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tv   Bob Massi Is the Property Man  FOX News  February 14, 2016 12:00pm-12:31pm PST

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anchored by my colleague, bret baier. that's it for today. happy valentine's day especially to lore rain and have a great week and we'll see you next "fox news sunday." remembering a legal icon. welcome to this special look back at the long and distinguis career of supreme court justice antonin scalia who passed away yesterday while on vacation in texas. i'm shannon bream in washington. he had been an anchor for conservative wing for nearly three decades. his sudden death raises questions in the midst of the supreme court term packed with hot button issues -- abortion, affirmative action, and the president's use of executive power. through every decision scalia remained true to his judicial fill philosophy. >> originalism says that when you consult the text, you give
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it the meaning it had when adopted not some later modern meaning. >> he was known for his unexpected friendships with his ideological counterparts on the court. scalia and justice ruth bader ginsberg and their spouses enjoyed meals and traveling together n. recent years he formed oochs a bomb with the newest justice, elena kagan taking her to the shooting range and on an actual hunting trip. scalia was unapologetic about his faith and beliefs m. 2013 he chided a reporter who expressed shock scalia actually believed in heaven and hell and god and the devil. here is what he said at the 2009 catholic prayer breakfast. >> one can be sophisticated and believe in god. hec heck. >> first mover is easy to believe in as a big bang triggered by nothing. one can even believe in a personal god, a benevolent being who loves mankind. >> and, of course, there were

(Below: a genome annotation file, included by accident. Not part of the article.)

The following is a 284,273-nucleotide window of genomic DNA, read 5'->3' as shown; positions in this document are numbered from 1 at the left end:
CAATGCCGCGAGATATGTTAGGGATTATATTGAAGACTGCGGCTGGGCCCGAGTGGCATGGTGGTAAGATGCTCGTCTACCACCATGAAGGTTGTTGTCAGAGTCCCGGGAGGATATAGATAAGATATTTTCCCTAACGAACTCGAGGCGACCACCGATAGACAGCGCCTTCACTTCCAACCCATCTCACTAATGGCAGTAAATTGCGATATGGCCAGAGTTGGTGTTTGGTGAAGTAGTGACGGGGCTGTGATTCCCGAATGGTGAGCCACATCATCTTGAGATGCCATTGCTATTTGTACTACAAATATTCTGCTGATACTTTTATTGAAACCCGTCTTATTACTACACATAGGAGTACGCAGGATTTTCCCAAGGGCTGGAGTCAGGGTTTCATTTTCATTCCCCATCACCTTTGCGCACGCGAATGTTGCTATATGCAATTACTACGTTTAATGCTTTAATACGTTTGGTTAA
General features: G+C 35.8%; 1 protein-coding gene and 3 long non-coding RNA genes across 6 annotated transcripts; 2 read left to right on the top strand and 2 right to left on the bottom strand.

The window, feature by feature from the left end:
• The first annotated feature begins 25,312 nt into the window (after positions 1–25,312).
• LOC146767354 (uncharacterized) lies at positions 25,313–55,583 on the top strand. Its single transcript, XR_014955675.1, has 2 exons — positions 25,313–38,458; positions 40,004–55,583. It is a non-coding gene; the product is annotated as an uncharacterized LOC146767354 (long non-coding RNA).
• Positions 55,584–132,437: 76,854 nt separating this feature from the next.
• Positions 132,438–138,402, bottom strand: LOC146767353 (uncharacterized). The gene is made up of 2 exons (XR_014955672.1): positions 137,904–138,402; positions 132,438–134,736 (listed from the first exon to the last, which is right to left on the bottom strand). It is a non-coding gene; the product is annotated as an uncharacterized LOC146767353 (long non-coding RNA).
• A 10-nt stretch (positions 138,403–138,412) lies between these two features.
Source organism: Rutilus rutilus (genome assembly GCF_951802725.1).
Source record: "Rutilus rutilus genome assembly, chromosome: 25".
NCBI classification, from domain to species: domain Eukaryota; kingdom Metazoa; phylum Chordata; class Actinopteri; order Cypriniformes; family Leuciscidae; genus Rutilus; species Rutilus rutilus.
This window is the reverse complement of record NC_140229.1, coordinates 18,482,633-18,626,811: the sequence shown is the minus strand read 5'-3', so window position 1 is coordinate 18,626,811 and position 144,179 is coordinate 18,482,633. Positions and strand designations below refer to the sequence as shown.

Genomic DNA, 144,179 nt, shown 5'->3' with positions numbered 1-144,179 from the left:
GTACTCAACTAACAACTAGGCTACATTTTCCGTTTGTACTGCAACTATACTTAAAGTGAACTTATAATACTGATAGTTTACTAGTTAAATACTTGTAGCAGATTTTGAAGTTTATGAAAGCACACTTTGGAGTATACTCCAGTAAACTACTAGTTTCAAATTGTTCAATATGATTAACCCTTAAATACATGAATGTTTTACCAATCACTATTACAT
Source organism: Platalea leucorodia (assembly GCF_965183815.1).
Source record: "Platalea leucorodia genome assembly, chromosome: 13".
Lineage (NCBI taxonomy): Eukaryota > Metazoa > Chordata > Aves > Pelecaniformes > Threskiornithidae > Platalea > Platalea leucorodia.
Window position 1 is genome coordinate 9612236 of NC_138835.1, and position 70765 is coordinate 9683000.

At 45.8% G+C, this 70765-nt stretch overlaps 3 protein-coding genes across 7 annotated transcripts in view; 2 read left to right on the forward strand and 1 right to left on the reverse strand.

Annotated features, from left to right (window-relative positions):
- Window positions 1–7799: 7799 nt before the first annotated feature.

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those fiery dissents filled with flowery language and pointed jabs. that was true of his dissent from last year's opinion legalizing gay marriage. scalia found zero constitutional grounds to do so and wrote this. quote, the world is not expect logic in poetry or inspirational pop philosophy. it demands them in the law. the stuff contained in today's opinion has to diminish this represeutation for clear thinki and sober analysis. in recent years justice scalia wrote a landmark decision and maintained a busy lecture and travel schedule. he is survived by his wife, maureen, as well as their nine children and more than 20 grandchildren. the passing of the legal giant leaves not only a big hole in the court, it's setting off a political battle over who gets to name his successor. hi, doug. >> reporter: hi, shannon. the sudden death of justice scalia ensures that the already deep divide between this white house and the gop controlled
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congress will further deepen so vast is the situation with his staff, so consequential is the vacancy. president obama last night indicated he will nominate a successor to scalia in due time. here he is. >> there will be plenty of time for me to do so and for the senate to fulfill its responsibility to give that person a fair hearing and a timely vote. >> reporter: senate majority leader mitch mcconnell threw a very big wrench into the president's plan and the condolence statement issued right after scalia's death. he added this, and i quote, this vacancy should not be filled until we have a new president. many gop senators including the two who are running for president are onboard with mcconnell's plan. here's marco rubio. >> i think we should wait until after november before we move forward on confirming any justice to the supreme court. the president can nominate whoever he wants. the senate is not going to act. we can be debating it but we're not moving forward on it period. >> reporter: senator ted cruz